In order to insure mechanical strength, both the web and the guide shaft are made of relatively rigid materials, and preferably one of the metals normally used for implants. In this known construction, the moving guide shaft does not have to bear or transmit any loads. However, it has been found in practice that considerable physiologically undesirable wear occurs between the web and the guide shaft.
Accordingly, it is an object of the invention to provide an endoprosthesis for a knee joint which includes a femur part and a tibia part but which eliminates a need for a guide shaft.
It is another object of the invention to avoid friction between the components of an endoprosthesis for a knee joint which are made of the same material.
It is another object of the invention to slidingly guide two parts of a knee joint endoprosthesis over one another during bending.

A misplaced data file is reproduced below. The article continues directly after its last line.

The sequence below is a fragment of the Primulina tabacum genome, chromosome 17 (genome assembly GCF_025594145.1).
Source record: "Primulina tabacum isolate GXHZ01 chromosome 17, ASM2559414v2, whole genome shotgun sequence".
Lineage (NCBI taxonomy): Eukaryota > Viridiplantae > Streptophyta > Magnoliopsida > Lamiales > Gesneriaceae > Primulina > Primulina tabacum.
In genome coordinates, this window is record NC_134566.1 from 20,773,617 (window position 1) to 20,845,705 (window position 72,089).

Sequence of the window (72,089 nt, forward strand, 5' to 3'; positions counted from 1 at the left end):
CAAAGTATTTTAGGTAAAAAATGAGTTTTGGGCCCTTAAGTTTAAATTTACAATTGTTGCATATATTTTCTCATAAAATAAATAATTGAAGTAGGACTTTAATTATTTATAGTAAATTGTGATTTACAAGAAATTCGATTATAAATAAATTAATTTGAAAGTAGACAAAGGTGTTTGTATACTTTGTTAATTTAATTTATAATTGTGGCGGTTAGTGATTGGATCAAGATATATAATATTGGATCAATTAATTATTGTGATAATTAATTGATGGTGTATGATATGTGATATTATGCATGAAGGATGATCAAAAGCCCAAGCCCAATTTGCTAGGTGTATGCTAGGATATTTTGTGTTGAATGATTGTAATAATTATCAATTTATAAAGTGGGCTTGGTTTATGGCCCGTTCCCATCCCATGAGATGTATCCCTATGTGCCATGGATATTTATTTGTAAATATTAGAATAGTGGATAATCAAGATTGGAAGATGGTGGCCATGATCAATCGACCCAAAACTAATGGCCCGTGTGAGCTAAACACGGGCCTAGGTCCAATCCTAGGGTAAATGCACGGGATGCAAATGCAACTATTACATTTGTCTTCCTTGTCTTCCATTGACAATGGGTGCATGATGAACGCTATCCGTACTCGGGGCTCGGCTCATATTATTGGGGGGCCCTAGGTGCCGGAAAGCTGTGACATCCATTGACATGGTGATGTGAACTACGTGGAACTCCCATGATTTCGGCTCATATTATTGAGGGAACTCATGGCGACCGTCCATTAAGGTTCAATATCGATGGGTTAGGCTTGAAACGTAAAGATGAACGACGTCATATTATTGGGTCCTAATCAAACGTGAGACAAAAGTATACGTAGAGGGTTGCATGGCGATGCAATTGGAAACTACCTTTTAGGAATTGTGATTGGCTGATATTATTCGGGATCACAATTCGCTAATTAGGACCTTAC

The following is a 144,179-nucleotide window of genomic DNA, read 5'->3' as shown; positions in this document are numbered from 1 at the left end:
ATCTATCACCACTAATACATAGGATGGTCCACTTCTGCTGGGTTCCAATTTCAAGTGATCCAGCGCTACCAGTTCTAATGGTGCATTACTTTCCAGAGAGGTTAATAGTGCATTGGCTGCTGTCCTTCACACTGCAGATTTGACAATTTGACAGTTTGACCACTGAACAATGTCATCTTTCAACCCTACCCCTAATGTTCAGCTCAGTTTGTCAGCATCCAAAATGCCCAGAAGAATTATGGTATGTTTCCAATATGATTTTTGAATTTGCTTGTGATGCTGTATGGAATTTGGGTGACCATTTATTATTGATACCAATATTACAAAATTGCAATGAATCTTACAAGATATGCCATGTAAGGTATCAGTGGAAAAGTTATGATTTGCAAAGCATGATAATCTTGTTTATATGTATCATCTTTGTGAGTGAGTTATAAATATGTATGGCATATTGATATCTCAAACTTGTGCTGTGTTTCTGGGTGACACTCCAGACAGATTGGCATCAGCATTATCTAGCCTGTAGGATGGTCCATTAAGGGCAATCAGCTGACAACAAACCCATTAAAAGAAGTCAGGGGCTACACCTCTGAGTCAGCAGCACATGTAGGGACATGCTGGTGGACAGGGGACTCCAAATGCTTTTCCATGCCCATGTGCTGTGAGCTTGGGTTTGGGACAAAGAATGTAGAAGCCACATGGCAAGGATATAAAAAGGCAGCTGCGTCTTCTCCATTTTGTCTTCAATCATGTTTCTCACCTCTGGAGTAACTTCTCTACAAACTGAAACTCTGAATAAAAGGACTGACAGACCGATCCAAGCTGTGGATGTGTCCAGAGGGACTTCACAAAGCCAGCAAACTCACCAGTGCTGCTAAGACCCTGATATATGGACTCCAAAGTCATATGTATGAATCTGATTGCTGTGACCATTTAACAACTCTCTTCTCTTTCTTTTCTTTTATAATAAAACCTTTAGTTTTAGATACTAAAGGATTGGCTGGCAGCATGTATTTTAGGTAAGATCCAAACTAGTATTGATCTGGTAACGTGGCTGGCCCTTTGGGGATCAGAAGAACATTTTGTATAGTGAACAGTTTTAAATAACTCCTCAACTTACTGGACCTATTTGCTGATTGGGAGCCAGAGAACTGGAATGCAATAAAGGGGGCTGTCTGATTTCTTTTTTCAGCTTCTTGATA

It is another object of the invention to maintain the tried basic features of a known endoprosthesis for a knee joint while providing a simple means for slidably guiding the components of the joint relative to each other.
Briefly, the invention provides an endoprosthesis for a knee joint which is comprised of a femur part having a fork-like end defining a pair of condyle-shaped bearing surfaces, means within the femur part to define a contoured boundary surface defining a curvilinear section and a following cylindrical section, and a tibia part having a pair of rolling surfaces, each disposed in opposition to a respective condyle-shaped bearing surface. In addition, the tibia part has a web of a material different from the boundary surface defining means which is disposed between the rolling surfaces and is curved in a direction away from the curvilinear section towards the cylindrical section of the boundary surface. The web also has a head with a peripheral surface of cylindrical shape.